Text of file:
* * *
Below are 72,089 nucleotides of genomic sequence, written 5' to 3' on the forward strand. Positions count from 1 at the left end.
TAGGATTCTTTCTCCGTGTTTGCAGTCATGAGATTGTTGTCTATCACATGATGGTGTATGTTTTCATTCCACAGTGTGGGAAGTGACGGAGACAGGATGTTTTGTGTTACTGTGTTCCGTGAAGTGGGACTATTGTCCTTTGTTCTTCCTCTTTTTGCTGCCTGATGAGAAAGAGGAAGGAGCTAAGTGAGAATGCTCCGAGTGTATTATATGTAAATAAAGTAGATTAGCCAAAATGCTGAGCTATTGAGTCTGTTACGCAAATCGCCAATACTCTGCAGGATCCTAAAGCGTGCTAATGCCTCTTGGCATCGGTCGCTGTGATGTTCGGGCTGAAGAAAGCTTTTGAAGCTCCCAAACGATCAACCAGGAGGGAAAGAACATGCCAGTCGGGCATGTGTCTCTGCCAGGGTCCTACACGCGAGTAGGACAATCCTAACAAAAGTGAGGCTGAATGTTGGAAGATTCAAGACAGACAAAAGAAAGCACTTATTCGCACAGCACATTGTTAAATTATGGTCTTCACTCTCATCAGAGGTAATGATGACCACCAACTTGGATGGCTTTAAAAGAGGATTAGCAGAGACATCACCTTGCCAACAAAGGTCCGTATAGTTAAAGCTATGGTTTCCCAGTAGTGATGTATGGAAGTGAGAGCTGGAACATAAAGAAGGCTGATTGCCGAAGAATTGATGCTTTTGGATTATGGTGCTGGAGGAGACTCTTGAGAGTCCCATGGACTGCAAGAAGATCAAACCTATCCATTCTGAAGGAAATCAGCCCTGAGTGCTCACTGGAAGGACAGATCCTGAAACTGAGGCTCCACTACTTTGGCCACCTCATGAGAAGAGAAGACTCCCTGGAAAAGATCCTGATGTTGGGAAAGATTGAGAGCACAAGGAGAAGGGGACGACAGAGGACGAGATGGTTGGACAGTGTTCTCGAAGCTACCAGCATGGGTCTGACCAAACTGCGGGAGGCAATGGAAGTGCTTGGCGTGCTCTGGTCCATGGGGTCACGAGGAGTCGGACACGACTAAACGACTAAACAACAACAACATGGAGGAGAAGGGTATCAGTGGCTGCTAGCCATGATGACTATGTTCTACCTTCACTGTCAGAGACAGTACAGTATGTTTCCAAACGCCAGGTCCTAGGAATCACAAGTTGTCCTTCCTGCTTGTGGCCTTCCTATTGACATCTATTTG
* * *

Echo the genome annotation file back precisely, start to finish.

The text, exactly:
Below are 72,089 nucleotides of genomic sequence, written 5' to 3' on the forward strand. Positions count from 1 at the left end.
TAGGATTCTTTCTCCGTGTTTGCAGTCATGAGATTGTTGTCTATCACATGATGGTGTATGTTTTCATTCCACAGTGTGGGAAGTGACGGAGACAGGATGTTTTGTGTTACTGTGTTCCGTGAAGTGGGACTATTGTCCTTTGTTCTTCCTCTTTTTGCTGCCTGATGAGAAAGAGGAAGGAGCTAAGTGAGAATGCTCCGAGTGTATTATATGTAAATAAAGTAGATTAGCCAAAATGCTGAGCTATTGAGTCTGTTACGCAAATCGCCAATACTCTGCAGGATCCTAAAGCGTGCTAATGCCTCTTGGCATCGGTCGCTGTGATGTTCGGGCTGAAGAAAGCTTTTGAAGCTCCCAAACGATCAACCAGGAGGGAAAGAACATGCCAGTCGGGCATGTGTCTCTGCCAGGGTCCTACACGCGAGTAGGACAATCCTAACAAAAGTGAGGCTGAATGTTGGAAGATTCAAGACAGACAAAAGAAAGCACTTATTCGCACAGCACATTGTTAAATTATGGTCTTCACTCTCATCAGAGGTAATGATGACCACCAACTTGGATGGCTTTAAAAGAGGATTAGCAGAGACATCACCTTGCCAACAAAGGTCCGTATAGTTAAAGCTATGGTTTCCCAGTAGTGATGTATGGAAGTGAGAGCTGGAACATAAAGAAGGCTGATTGCCGAAGAATTGATGCTTTTGGATTATGGTGCTGGAGGAGACTCTTGAGAGTCCCATGGACTGCAAGAAGATCAAACCTATCCATTCTGAAGGAAATCAGCCCTGAGTGCTCACTGGAAGGACAGATCCTGAAACTGAGGCTCCACTACTTTGGCCACCTCATGAGAAGAGAAGACTCCCTGGAAAAGATCCTGATGTTGGGAAAGATTGAGAGCACAAGGAGAAGGGGACGACAGAGGACGAGATGGTTGGACAGTGTTCTCGAAGCTACCAGCATGGGTCTGACCAAACTGCGGGAGGCAATGGAAGTGCTTGGCGTGCTCTGGTCCATGGGGTCACGAGGAGTCGGACACGACTAAACGACTAAACAACAACAACATGGAGGAGAAGGGTATCAGTGGCTGCTAGCCATGATGACTATGTTCTACCTTCACTGTCAGAGACAGTACAGTATGTTTCCAAACGCCAGGTCCTAGGAATCACAAGTTGTCCTTCCTGCTTGTGGCCTTCCTATTGACATCTATTTG